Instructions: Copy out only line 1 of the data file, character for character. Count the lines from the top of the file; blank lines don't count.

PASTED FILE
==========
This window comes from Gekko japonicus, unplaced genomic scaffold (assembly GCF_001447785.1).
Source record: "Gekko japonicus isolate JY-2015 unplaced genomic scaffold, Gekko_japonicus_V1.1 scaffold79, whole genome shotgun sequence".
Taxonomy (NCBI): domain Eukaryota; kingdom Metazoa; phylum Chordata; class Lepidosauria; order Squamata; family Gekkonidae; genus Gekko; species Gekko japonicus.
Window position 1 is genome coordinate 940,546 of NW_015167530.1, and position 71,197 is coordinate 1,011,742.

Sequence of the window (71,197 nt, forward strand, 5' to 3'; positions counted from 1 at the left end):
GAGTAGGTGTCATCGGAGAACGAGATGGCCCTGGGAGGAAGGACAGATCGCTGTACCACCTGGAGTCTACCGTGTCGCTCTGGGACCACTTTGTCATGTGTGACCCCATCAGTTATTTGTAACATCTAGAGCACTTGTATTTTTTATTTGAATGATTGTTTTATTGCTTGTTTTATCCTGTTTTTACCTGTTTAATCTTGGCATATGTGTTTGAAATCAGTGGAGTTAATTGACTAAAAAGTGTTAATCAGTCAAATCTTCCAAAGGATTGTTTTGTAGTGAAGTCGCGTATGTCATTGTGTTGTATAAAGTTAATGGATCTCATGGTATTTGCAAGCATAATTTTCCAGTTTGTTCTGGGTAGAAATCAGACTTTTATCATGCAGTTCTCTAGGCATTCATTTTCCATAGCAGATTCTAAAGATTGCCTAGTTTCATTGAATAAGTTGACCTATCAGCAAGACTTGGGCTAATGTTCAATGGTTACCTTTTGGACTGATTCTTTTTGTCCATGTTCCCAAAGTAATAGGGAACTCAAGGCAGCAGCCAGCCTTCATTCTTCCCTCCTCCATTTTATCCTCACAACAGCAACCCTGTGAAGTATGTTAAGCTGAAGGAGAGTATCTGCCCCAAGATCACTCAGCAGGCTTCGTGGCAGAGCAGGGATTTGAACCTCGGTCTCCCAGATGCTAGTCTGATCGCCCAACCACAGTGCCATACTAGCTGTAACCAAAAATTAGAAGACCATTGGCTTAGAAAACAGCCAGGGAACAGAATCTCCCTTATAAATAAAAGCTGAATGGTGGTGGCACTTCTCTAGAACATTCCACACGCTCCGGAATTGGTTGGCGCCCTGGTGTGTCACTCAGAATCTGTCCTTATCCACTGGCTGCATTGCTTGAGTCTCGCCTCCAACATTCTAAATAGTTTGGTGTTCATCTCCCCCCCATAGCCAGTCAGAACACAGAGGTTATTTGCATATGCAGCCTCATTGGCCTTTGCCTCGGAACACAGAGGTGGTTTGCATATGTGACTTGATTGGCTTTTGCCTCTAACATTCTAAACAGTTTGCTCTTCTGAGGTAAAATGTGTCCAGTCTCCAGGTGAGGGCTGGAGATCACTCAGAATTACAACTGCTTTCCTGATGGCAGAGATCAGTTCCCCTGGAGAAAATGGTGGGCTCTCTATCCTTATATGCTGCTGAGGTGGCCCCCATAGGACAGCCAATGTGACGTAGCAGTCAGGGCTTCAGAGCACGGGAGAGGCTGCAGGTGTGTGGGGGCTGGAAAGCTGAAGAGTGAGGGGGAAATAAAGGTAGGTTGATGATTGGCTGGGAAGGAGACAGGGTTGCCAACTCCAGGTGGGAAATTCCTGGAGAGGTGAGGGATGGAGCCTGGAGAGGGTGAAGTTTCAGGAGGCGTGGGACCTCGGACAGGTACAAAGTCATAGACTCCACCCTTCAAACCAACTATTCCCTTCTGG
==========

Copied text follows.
This window comes from Gekko japonicus, unplaced genomic scaffold (assembly GCF_001447785.1).